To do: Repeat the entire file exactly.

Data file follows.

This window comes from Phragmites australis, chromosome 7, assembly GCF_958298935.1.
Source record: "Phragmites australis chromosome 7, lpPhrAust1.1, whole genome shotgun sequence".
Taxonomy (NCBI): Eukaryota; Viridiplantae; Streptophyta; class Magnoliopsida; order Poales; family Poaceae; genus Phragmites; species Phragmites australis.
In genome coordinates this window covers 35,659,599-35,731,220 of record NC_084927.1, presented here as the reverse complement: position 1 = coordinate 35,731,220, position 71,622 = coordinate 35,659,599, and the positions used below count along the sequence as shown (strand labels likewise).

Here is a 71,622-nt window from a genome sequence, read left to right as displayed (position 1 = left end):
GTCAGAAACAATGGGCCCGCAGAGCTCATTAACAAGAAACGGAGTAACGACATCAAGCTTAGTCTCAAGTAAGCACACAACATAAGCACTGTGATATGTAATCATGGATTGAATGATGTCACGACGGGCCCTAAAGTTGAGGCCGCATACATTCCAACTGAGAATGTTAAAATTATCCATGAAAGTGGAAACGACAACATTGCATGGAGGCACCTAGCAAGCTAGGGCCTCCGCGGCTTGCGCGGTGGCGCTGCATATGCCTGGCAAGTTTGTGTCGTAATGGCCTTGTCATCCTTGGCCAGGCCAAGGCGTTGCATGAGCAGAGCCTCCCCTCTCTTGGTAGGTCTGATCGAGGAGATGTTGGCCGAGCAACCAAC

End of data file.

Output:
This window comes from Phragmites australis, chromosome 7, assembly GCF_958298935.1.
Source record: "Phragmites australis chromosome 7, lpPhrAust1.1, whole genome shotgun sequence".
Taxonomy (NCBI): Eukaryota; Viridiplantae; Streptophyta; class Magnoliopsida; order Poales; family Poaceae; genus Phragmites; species Phragmites australis.
In genome coordinates this window covers 35,659,599-35,731,220 of record NC_084927.1, presented here as the reverse complement: position 1 = coordinate 35,731,220, position 71,622 = coordinate 35,659,599, and the positions used below count along the sequence as shown (strand labels likewise).

Here is a 71,622-nt window from a genome sequence, read left to right as displayed (position 1 = left end):
GTCAGAAACAATGGGCCCGCAGAGCTCATTAACAAGAAACGGAGTAACGACATCAAGCTTAGTCTCAAGTAAGCACACAACATAAGCACTGTGATATGTAATCATGGATTGAATGATGTCACGACGGGCCCTAAAGTTGAGGCCGCATACATTCCAACTGAGAATGTTAAAATTATCCATGAAAGTGGAAACGACAACATTGCATGGAGGCACCTAGCAAGCTAGGGCCTCCGCGGCTTGCGCGGTGGCGCTGCATATGCCTGGCAAGTTTGTGTCGTAATGGCCTTGTCATCCTTGGCCAGGCCAAGGCGTTGCATGAGCAGAGCCTCCCCTCTCTTGGTAGGTCTGATCGAGGAGATGTTGGCCGAGCAACCAAC